Have you seen the You Tube video in which a one-year-old child swipes the family iPad screen to make it work? Then she does the same to a magazine but it doesn’t “work.” She pinches the magazine and swipes back and forth across the picture but the image on the page does not change. In frustration she presses hard with her index finger, still with no results, and then just to be sure, she presses her finger against her leg to see if her finger is working.
Even at one-year-old, children are using electronic devices to learn. It’s a given. Does it help? Does it harm? Most of the research comparing electronic reading with old-fashioned book reading uses older children or college students as subjects, so it is difficult to apply the results precisely to younger children. Even so, here is what some of the research shows.
- A book has a physical presence that an electronic device does not. The reader knows intuitively how big the book is, how hefty the book is, and how many pages have been turned or still need to be turned. A little child can figure this out quickly even before he can talk.
- An ebook’s physical size, by contrast, is difficult to gauge. Is it 24 pages or 48 pages long? All ebooks books “weigh” the same. If you are at location 304-6 out of 4020, what does that mean? A bar across the bottom helps to show that 7% of the book has been read, but since you can’t “see” the turned pages, what does 7% mean? Most books for little children are not more than a couple dozen pages, but can children tell that? Do they have any sense that they are halfway done?
- Old-fashioned books allow an intuitive navigation of the text. You read an idea on page 33 that reminds you of something you read a few pages earlier, on the top of a left-handed page. You can easily go back to just the left handed pages and reread the tops while holding your finger or a bookmark in the place where you left off. If a child suddenly notices a tiny frog on page ten, he can go back quickly to find out if there is a frog several pages back by flipping pages.
- Ebooks also allow you to go back, but you need to check every page since there are no left and right-handed pages. Ebooks don’t allow for flipping back without skipping pages, or for scanning ahead. And if you forget how to go to the beginning of the book, or to chapter 2, you need to stop and go to the electronic device’s directions. Little children can’t do that. Ebooks do not allow for easy highlighting or jotting down notes, though this is not important for young children.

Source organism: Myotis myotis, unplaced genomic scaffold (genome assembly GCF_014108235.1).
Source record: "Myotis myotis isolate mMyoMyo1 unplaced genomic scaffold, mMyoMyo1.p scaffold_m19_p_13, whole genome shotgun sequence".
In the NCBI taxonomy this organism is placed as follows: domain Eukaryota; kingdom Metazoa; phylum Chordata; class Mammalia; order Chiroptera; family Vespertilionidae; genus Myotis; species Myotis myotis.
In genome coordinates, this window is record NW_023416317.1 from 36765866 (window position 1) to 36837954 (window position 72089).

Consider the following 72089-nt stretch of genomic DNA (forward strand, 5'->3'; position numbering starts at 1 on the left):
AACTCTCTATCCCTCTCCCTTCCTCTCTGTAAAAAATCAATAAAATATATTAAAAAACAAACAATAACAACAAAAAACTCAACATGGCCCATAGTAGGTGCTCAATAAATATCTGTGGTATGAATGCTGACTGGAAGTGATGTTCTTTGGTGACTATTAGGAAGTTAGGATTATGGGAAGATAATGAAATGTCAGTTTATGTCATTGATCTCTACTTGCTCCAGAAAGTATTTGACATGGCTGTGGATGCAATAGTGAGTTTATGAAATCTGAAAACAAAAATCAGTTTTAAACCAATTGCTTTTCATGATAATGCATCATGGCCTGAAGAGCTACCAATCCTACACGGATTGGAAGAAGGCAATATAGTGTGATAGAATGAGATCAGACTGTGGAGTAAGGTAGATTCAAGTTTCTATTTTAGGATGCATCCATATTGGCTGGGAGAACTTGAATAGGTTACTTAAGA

- Research shows that reading from old-fashioned books leads to more serious and focused reading and more retention. Because of books’ easy navigability, older students approach handheld books seriously, and they absorb more.
- Reading ebooks, on the other hand, is a more casual experience. Kids browse, scan through a document, look up keywords and tap a hyperlink before finishing a document. They often read information once without rereading it. Do little kids see this distinction between old-fashioned books and ebooks? It’s hard to say without more research.
- Books with tiny type faces or books read in inappropriate lighting can strain eyesight and even lead to wearing glasses in young children.
- Onscreen books’ typefaces can be increased in size, and most ebooks come with an internal light to create sharp contrast for easy reading—both real advantages. But the screens can also cause glare leading to headaches and blurred vision. Time in front of a screen needs to be monitored.
Nooks, iPads, smart phones, notepads and other electronic devices have been around for only a few years, so much more research will be done on them, including research on young children. Also, manufacturers are improving the technology to meet the shortcomings of past versions, so a newer version might be more kid-friendly than an older version. My Kindle purchased just four years ago seems like a reading machine compared to the latest Kindle Fire which downloads apps, plays games, lights up internally—and allows me to read books.
Unlike us, little children today are growing up using old-fashioned paper books and electronic screens at the same time, much like a bilingual child uses two languages interchangeably. An engaging storybook with a good story and excellent illustrations might be just as attractive as an online book if read and shared enthusiastically by Mom.
We shouldn’t fear the new technology but rather search out what it can do better than the old-fashioned book. Can it read a story aloud to a child? Can it allow the child to match rhymes with a swipe of his finger? Can it allow the child to email his voice reading a book to Grandma?
So should you encourage your child to read from a screen? Sometimes, especially if you are guiding him. Are onscreen materials just as good as old-fashioned books? Some are, some are not. Each offers real advantages. –Mrs. K